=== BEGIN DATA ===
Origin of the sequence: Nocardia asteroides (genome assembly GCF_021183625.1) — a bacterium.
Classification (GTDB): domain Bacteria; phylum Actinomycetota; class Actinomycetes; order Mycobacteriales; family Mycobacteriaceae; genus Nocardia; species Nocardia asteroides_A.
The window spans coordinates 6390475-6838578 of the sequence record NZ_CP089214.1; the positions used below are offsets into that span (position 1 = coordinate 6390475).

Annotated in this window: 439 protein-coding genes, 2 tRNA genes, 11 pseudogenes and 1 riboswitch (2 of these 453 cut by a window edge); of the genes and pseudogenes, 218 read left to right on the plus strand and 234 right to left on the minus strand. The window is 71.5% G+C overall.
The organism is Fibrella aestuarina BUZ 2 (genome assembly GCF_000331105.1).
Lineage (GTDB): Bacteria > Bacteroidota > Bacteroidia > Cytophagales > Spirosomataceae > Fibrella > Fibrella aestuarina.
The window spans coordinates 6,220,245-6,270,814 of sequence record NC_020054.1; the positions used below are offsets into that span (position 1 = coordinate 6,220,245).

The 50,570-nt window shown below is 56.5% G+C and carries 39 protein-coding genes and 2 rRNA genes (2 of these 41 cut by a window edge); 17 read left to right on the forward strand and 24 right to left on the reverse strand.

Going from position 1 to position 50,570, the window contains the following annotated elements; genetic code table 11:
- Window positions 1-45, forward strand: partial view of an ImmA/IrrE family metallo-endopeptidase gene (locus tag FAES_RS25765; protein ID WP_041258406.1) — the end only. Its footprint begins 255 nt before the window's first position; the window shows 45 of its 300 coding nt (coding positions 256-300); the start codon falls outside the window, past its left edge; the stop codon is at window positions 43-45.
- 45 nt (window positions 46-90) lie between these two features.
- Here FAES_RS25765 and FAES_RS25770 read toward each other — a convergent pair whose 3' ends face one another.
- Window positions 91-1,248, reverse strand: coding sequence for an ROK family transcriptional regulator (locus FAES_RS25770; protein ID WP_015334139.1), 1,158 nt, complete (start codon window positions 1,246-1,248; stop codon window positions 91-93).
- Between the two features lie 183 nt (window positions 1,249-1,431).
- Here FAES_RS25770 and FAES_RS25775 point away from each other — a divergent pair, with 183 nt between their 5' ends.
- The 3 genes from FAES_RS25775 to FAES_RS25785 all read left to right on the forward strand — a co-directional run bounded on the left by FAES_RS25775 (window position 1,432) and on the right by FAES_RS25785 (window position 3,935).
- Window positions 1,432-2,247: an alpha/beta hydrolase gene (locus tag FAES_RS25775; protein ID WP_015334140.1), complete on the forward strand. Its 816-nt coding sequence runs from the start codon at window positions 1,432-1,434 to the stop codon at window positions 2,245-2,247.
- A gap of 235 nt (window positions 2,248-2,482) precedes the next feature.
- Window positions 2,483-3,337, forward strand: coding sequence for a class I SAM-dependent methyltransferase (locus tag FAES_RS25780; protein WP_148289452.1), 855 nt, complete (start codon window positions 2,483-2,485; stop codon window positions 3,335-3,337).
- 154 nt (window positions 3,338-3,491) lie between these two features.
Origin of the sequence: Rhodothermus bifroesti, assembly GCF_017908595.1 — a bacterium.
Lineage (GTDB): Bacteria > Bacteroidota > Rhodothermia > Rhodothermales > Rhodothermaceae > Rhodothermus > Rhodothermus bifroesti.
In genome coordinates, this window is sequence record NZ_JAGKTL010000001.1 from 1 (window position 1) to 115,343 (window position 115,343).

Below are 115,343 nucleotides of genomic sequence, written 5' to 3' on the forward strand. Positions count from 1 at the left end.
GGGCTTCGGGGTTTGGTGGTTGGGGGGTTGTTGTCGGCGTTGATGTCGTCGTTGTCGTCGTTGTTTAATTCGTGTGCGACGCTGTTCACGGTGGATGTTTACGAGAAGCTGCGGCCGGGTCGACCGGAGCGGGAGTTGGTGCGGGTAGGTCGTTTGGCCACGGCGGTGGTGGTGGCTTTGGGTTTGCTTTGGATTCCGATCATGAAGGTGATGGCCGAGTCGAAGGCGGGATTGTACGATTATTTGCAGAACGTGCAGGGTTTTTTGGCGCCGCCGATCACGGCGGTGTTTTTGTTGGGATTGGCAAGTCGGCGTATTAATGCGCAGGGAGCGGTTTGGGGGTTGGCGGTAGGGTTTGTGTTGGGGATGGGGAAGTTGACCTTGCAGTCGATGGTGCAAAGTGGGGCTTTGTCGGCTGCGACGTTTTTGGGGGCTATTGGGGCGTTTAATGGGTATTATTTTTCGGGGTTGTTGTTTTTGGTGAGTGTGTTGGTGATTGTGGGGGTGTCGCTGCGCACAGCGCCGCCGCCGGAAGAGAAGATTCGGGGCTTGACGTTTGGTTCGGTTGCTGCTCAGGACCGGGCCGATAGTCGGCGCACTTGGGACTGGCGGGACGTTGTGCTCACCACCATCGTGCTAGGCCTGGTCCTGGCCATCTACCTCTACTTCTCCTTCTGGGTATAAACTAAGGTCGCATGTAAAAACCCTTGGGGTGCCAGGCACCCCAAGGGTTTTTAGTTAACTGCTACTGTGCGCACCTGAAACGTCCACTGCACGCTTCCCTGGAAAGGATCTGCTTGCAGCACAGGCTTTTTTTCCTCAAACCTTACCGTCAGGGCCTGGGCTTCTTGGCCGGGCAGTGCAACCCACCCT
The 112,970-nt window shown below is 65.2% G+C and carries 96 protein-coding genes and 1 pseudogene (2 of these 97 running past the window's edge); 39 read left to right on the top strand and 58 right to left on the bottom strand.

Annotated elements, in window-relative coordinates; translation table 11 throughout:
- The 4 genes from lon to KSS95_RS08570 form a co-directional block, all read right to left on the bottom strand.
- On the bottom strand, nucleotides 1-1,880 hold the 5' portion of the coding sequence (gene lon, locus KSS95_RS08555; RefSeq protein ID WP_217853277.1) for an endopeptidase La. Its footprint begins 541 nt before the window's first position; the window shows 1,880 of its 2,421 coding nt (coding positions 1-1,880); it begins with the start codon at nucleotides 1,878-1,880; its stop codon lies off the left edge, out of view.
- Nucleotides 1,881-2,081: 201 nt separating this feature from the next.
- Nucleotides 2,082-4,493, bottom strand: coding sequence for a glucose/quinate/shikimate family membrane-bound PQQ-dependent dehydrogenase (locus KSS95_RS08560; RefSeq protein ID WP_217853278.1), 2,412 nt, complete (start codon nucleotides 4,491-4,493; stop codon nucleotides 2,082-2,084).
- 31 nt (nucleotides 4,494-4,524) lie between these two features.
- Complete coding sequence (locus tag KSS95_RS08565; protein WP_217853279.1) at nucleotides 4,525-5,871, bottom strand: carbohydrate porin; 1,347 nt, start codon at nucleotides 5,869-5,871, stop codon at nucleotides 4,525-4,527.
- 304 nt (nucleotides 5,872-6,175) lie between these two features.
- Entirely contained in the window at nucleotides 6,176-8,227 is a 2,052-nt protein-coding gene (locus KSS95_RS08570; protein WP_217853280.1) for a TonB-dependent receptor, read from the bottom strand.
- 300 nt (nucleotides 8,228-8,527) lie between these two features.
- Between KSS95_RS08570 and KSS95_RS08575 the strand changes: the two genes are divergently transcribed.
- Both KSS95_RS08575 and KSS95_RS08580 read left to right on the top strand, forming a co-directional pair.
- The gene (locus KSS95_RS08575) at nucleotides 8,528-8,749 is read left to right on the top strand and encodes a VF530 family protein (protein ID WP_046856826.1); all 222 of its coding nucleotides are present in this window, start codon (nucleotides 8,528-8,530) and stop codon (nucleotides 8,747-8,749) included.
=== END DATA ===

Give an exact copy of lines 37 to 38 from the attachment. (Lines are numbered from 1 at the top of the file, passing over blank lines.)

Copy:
- Between KSS95_RS08570 and KSS95_RS08575 the strand changes: the two genes are divergently transcribed.
- Both KSS95_RS08575 and KSS95_RS08580 read left to right on the top strand, forming a co-directional pair.